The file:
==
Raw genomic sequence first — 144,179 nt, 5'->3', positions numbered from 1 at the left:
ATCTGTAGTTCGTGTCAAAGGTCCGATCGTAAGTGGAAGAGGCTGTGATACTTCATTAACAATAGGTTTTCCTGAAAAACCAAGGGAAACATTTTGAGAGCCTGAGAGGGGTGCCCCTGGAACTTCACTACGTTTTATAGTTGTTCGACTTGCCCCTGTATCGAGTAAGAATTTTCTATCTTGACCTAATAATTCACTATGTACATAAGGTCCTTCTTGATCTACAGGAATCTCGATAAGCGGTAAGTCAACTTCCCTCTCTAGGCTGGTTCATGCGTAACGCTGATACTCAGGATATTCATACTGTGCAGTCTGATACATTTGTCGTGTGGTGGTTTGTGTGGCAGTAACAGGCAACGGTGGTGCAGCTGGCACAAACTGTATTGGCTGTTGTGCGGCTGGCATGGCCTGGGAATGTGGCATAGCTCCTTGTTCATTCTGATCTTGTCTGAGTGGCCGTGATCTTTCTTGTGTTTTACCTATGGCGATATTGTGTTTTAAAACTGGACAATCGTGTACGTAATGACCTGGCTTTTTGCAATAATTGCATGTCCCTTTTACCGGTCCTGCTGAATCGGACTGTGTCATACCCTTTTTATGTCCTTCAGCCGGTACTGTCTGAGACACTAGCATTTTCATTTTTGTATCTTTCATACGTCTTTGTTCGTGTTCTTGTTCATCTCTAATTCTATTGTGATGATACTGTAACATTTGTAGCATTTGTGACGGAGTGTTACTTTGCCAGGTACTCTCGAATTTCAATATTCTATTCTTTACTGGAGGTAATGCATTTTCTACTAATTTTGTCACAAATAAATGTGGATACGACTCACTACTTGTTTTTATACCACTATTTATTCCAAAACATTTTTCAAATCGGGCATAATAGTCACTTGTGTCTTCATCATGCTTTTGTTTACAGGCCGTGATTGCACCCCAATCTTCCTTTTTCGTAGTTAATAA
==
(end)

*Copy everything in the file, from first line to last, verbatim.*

Raw genomic sequence first — 144,179 nt, 5'->3', positions numbered from 1 at the left:
ATCTGTAGTTCGTGTCAAAGGTCCGATCGTAAGTGGAAGAGGCTGTGATACTTCATTAACAATAGGTTTTCCTGAAAAACCAAGGGAAACATTTTGAGAGCCTGAGAGGGGTGCCCCTGGAACTTCACTACGTTTTATAGTTGTTCGACTTGCCCCTGTATCGAGTAAGAATTTTCTATCTTGACCTAATAATTCACTATGTACATAAGGTCCTTCTTGATCTACAGGAATCTCGATAAGCGGTAAGTCAACTTCCCTCTCTAGGCTGGTTCATGCGTAACGCTGATACTCAGGATATTCATACTGTGCAGTCTGATACATTTGTCGTGTGGTGGTTTGTGTGGCAGTAACAGGCAACGGTGGTGCAGCTGGCACAAACTGTATTGGCTGTTGTGCGGCTGGCATGGCCTGGGAATGTGGCATAGCTCCTTGTTCATTCTGATCTTGTCTGAGTGGCCGTGATCTTTCTTGTGTTTTACCTATGGCGATATTGTGTTTTAAAACTGGACAATCGTGTACGTAATGACCTGGCTTTTTGCAATAATTGCATGTCCCTTTTACCGGTCCTGCTGAATCGGACTGTGTCATACCCTTTTTATGTCCTTCAGCCGGTACTGTCTGAGACACTAGCATTTTCATTTTTGTATCTTTCATACGTCTTTGTTCGTGTTCTTGTTCATCTCTAATTCTATTGTGATGATACTGTAACATTTGTAGCATTTGTGACGGAGTGTTACTTTGCCAGGTACTCTCGAATTTCAATATTCTATTCTTTACTGGAGGTAATGCATTTTCTACTAATTTTGTCACAAATAAATGTGGATACGACTCACTACTTGTTTTTATACCACTATTTATTCCAAAACATTTTTCAAATCGGGCATAATAGTCACTTGTGTCTTCATCATGCTTTTGTTTACAGGCCGTGATTGCACCCCAATCTTCCTTTTTCGTAGTTAATAA